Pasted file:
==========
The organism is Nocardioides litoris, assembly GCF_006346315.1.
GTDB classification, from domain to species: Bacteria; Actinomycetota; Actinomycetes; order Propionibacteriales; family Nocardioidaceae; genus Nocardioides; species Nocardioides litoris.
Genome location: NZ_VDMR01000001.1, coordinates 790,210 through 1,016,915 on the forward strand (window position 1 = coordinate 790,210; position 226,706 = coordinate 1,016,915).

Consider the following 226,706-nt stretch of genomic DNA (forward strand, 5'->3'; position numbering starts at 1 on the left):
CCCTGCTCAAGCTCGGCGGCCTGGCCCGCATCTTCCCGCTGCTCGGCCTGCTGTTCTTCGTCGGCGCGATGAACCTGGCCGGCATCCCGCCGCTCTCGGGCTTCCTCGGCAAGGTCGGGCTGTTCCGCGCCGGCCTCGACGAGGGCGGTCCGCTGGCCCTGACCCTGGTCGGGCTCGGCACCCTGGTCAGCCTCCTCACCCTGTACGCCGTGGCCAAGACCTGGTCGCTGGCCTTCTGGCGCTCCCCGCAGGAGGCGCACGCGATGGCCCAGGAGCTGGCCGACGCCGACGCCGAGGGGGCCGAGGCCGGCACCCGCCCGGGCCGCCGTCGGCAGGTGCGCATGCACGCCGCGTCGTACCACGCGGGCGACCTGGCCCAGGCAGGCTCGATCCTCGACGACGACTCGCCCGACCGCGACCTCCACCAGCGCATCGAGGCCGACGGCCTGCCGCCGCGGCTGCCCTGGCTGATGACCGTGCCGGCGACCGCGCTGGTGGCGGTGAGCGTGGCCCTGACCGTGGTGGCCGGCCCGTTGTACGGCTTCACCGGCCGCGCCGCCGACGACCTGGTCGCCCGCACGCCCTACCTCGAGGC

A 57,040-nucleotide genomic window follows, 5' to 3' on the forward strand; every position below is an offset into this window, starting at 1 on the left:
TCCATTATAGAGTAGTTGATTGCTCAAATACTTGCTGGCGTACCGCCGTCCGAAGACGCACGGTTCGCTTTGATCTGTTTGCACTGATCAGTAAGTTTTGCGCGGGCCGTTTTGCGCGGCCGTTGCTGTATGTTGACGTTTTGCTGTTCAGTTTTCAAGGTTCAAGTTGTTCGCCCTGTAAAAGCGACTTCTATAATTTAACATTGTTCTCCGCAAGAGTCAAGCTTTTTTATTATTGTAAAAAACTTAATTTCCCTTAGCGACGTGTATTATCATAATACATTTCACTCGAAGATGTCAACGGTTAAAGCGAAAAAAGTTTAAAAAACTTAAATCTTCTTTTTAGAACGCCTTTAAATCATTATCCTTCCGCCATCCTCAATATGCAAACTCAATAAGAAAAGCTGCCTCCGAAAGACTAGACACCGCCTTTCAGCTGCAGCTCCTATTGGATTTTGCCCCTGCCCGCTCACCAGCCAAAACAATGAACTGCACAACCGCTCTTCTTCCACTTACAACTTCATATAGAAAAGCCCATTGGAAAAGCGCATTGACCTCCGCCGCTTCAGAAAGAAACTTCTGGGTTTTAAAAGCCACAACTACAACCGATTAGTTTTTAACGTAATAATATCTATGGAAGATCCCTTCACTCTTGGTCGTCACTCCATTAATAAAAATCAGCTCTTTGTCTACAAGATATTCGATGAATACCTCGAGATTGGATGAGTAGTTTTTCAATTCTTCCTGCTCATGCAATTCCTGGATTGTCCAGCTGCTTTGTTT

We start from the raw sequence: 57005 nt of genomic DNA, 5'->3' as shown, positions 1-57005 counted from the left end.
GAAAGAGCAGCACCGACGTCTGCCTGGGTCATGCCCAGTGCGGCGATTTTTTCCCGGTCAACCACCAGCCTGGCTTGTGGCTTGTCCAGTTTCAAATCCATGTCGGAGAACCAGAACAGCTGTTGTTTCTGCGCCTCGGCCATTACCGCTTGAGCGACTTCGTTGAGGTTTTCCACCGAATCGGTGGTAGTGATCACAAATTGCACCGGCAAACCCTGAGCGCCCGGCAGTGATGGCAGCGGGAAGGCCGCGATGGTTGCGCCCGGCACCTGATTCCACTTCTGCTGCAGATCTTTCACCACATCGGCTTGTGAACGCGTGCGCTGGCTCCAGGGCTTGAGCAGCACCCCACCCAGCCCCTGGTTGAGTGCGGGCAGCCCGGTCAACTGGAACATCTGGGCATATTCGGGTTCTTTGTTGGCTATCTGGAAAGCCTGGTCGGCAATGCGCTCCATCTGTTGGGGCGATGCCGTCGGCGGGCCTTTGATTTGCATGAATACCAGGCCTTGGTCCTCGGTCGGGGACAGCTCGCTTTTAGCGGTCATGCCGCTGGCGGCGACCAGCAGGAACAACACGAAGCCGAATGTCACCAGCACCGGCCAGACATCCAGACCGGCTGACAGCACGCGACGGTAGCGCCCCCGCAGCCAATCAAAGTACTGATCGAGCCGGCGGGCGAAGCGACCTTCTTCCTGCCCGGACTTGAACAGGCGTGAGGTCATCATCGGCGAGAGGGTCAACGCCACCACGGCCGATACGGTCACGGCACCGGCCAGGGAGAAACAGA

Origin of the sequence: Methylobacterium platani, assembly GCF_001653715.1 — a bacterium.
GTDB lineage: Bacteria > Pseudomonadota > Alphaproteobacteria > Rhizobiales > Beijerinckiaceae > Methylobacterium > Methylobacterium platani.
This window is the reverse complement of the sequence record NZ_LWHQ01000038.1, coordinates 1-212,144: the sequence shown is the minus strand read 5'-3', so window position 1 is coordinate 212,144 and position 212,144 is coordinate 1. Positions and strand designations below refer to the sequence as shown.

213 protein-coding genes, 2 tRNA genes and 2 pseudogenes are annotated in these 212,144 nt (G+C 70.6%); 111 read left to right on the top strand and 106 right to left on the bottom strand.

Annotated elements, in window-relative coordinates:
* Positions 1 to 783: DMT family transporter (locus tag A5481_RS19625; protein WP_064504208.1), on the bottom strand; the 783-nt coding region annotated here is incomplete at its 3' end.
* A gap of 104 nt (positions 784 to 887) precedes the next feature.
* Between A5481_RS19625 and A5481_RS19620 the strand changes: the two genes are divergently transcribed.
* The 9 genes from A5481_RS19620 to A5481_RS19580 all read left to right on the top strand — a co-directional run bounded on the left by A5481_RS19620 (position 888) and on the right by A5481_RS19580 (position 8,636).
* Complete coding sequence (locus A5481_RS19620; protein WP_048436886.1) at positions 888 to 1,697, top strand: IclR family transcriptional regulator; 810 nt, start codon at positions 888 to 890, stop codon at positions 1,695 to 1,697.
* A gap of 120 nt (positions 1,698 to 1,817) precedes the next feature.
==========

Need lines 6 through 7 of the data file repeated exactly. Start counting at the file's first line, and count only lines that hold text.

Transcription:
A 57,040-nucleotide genomic window follows, 5' to 3' on the forward strand; every position below is an offset into this window, starting at 1 on the left:
TCCATTATAGAGTAGTTGATTGCTCAAATACTTGCTGGCGTACCGCCGTCCGAAGACGCACGGTTCGCTTTGATCTGTTTGCACTGATCAGTAAGTTTTGCGCGGGCCGTTTTGCGCGGCCGTTGCTGTATGTTGACGTTTTGCTGTTCAGTTTTCAAGGTTCAAGTTGTTCGCCCTGTAAAAGCGACTTCTATAATTTAACATTGTTCTCCGCAAGAGTCAAGCTTTTTTATTATTGTAAAAAACTTAATTTCCCTTAGCGACGTGTATTATCATAATACATTTCACTCGAAGATGTCAACGGTTAAAGCGAAAAAAGTTTAAAAAACTTAAATCTTCTTTTTAGAACGCCTTTAAATCATTATCCTTCCGCCATCCTCAATATGCAAACTCAATAAGAAAAGCTGCCTCCGAAAGACTAGACACCGCCTTTCAGCTGCAGCTCCTATTGGATTTTGCCCCTGCCCGCTCACCAGCCAAAACAATGAACTGCACAACCGCTCTTCTTCCACTTACAACTTCATATAGAAAAGCCCATTGGAAAAGCGCATTGACCTCCGCCGCTTCAGAAAGAAACTTCTGGGTTTTAAAAGCCACAACTACAACCGATTAGTTTTTAACGTAATAATATCTATGGAAGATCCCTTCACTCTTGGTCGTCACTCCATTAATAAAAATCAGCTCTTTGTCTACAAGATATTCGATGAATACCTCGAGATTGGATGAGTAGTTTTTCAATTCTTCCTGCTCATGCAATTCCTGGATTGTCCAGCTGCTTTGTTT